Although Islamic banks emerged relatively unscathed from the 2008 global financial crisis, VIDOC-19 has a deeper impact. However, this disruption could provide opportunities to diversify the sector and accelerate its expansion once the pandemic is over. Compared to conventional institutions, Islamic banks are more exposed to small and medium-sized enterprises (SMEs), microfinance and retail lending, particularly in Asia. The economic performance of the major Islamic financial jurisdictions is expected to remain moderate for the rest of the year.
As a result, although the industry was previously on a strong growth trajectory in 2020, the rating agency Standard & Poor's predicted in June that it would record low to mid-digit growth in 2020-21, due to both the pandemic and the uncertainty of oil prices. In comparison, last year's growth of 11.4% was supported by a more dynamic sukuk (Islamic bonds) market and new growth opportunities. Nevertheless, Standard & Poor's believes that Covid-19 could unlock the long-term potential of the sector, arguing that the pandemic offers "an opportunity for more integrated and transformative growth with a greater degree of standardization, greater emphasis on the social role of the industry and significant adoption of financial technology".
Sukuk is a financial certificate similar to a bond in a conventional bank. It is a key element in the Islamic financial ecosystem. However, the sukuk market is more concentrated, smaller and less liquid than its conventional counterpart. In addition, the issuance process remains relatively complex and lengthy, and involves higher transaction costs.
In this context, the overall issuance volume is expected to decrease this year, although there will be a slight recovery after the sharp decline observed in recent months. Standard & Poor's expects issuance to reach $10 billion in 2020, compared to $162 billion in 2019. However, there are signs that the pandemic could lead to an expansion of the role of sukuk..
In June, for example, the Islamic Development Bank (IsDB) raised $1.5 billion with its first "Sukuk of Sustainability", designed to help the recovery of Covid-19 in its member countries. The proceeds will be used exclusively for social projects within the framework of the IsDB's sustainable financing, focusing on "access to essential services" and "SME financing and job creation".
Following the success of the sukuk, the President of the IsDB, Bandar Al Hajjar, then called on the Islamic financial industry to "promote sustainable and social sukuk as an alternative asset class that has the potential to counteract the multiple impact of the Covid-19 coronavirus.
Also in June, Indonesia issued a $2.5 billion global wakalah sukuk in three tranches, including a $759 million green sukuk dedicated to sustainable development.
The sukuk was oversubscribed by almost seven times the target amount. Its main objective was to support the government's coronavirus control programme, as well as to "strengthen Indonesia's position in the global Islamic financial market and support the development of Islamic finance in the Asian region," Dwi Irianti, director of Islamic finance at the ministry of finance, told local media.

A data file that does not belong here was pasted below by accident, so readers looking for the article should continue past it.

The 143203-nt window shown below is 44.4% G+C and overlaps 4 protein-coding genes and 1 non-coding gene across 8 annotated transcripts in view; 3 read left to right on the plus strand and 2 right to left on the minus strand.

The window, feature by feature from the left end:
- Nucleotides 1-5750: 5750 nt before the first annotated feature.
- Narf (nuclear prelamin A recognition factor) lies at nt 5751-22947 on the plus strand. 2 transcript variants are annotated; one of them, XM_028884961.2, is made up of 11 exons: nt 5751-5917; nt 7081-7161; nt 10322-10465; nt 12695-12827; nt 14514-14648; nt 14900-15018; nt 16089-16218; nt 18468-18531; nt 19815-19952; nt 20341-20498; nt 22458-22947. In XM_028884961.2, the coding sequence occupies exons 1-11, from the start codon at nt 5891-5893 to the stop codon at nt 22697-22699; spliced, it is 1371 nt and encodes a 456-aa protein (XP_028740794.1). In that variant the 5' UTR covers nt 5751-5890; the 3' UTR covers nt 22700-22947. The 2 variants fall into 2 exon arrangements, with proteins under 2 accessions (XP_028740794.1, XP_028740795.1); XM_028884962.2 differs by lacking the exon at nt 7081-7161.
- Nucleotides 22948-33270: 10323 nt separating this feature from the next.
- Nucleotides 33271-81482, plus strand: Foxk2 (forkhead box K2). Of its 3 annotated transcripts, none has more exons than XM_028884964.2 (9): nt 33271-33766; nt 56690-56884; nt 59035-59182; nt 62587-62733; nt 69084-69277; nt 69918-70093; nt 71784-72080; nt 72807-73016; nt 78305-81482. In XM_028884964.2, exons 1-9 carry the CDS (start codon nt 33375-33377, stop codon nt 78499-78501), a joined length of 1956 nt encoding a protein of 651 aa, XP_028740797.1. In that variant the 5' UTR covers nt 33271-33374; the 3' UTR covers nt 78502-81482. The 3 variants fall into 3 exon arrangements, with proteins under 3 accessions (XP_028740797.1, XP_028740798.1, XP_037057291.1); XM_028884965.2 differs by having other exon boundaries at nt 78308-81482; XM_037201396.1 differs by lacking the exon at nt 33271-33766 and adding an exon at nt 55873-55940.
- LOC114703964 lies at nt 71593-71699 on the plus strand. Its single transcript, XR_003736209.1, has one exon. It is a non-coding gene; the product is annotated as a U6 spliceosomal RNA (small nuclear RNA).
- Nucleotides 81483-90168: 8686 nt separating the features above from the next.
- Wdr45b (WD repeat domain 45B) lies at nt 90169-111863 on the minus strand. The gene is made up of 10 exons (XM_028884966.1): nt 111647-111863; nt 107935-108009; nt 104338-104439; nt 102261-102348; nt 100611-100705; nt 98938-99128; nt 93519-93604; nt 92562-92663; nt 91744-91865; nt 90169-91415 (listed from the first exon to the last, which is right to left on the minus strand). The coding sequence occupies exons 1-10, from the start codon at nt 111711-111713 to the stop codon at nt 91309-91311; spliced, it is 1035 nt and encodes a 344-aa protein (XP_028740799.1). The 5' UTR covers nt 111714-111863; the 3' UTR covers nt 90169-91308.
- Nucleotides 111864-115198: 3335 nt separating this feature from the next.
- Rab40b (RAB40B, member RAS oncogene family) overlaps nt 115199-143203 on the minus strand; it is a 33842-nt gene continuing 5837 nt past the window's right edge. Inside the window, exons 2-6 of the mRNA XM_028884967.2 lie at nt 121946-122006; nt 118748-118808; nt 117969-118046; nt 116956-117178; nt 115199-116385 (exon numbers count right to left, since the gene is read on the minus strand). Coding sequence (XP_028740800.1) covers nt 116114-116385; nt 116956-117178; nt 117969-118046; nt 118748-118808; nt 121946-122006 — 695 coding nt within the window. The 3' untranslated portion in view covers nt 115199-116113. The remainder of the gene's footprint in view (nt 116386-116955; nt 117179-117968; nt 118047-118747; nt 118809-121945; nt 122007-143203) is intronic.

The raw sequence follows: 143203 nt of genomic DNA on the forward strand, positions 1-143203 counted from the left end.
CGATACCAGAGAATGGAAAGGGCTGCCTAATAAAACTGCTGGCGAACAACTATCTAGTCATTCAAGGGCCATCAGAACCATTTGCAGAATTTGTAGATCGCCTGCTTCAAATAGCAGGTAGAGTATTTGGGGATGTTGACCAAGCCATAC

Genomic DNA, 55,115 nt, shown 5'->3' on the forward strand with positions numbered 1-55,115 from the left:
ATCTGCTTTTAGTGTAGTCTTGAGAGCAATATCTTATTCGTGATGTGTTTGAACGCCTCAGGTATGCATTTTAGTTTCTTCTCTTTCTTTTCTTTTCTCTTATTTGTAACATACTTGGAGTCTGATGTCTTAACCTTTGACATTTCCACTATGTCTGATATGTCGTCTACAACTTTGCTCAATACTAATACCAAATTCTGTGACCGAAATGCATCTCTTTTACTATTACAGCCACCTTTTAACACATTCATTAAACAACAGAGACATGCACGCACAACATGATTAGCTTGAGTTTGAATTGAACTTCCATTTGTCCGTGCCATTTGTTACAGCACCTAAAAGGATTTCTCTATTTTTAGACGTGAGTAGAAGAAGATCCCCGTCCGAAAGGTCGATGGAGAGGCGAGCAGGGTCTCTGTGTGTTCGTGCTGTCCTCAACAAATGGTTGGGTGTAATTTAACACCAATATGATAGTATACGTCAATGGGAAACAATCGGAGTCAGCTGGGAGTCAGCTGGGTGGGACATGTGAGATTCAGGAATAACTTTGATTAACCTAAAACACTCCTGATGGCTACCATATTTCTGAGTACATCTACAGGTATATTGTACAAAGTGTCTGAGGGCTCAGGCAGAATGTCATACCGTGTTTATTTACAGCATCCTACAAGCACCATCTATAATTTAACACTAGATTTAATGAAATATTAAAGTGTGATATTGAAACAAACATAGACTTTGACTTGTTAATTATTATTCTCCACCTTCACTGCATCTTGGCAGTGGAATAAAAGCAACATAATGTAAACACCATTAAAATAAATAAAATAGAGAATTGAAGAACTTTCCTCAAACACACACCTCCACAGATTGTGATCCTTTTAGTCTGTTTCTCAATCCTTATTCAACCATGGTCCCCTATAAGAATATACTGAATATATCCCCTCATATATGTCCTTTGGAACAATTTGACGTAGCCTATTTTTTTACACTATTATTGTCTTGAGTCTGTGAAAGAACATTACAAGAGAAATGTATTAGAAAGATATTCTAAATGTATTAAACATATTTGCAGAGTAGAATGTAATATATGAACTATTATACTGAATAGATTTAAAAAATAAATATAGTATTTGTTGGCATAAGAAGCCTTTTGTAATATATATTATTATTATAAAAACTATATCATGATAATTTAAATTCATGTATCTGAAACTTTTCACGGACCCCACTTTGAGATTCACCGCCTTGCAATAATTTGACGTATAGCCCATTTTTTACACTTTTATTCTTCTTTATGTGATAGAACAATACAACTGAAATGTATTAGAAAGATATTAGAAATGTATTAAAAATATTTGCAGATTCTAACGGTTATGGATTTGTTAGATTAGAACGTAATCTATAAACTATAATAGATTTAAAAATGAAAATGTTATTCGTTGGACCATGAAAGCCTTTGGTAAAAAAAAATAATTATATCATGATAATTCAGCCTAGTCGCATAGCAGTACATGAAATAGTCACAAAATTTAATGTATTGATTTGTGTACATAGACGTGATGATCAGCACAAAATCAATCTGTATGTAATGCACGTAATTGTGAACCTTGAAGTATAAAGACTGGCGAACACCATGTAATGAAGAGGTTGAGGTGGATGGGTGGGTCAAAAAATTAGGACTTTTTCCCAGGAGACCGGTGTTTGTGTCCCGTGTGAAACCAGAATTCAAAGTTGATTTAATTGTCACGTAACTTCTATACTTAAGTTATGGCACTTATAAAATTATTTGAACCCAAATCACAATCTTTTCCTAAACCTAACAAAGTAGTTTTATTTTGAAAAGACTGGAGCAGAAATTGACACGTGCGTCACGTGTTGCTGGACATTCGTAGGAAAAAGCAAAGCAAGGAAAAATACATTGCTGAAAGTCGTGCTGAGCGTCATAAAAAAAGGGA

Despite being home to the largest Muslim population in the world, Indonesia has not yet taken full advantage of Islamic finance. Therefore, sukuk is an encouraging sign that the potential of the sector is beginning to be tapped. Meanwhile, it was recently announced that Malaysia's Ministry of Finance will launch a RM500 million ($120 million) "Sukuk Prihatin" on 22 September. The revenue will be used to finance economic stimulus measures, as well as to help micro-enterprises, improve broadband coverage in schools and fund research into infectious diseases.
While the coronavirus has caused headwinds across the industry, these examples show how it has also led to a greater awareness of the potential of Islamic finance. How can this momentum be maintained and strengthened as we enter the post-pandemic world?Digitisation and the increased importance of financial technology (fintech) are essential.
"Covid-19 has led us to accelerate the digital transformation that was already underway before the pandemic," Ayman Sejiny, CEO of ICD, told OBG. This will help widen access and increase the sector's social transformation role. In addition, fintech can increase standardisation, streamline processes, reduce costs and increase transparency, making Islamic financial instruments more competitive with conventional forms.
As far as sukuk are concerned, standardisation is particularly important, both in terms of the theory behind the vehicle and the legal documentation associated with it. Further standardisation will also enable Islamic banks to make progress in new areas. "Islamic finance now needs to explore new sectors such as health and tourism, in line with Sharia law. We need to work hard to develop appropriate Islamic banking products for these sectors," Sejiny told OBG..
It is also possible that Islamic finance tools could play a greater role in promoting trade, which could help stimulate economic recovery in emerging markets. "The Covid-19 epidemic has opened up new opportunities for Islamic financial markets, such as the provision of Sharia-compliant trade finance products, as well as trade development programmes to promote greater attention to social impact, sustainability, innovation and digitisation," Hani Salem Sonbol, Managing Director of the International Islamic Trade Finance Corporation, told OBG. .
So while Islamic banking continues to face significant headwinds related to Covid-19, the crisis could be a major turning point in the global growth of the sector. The economic performance of the major Islamic financial jurisdictions is expected to remain moderate for the remainder of the year.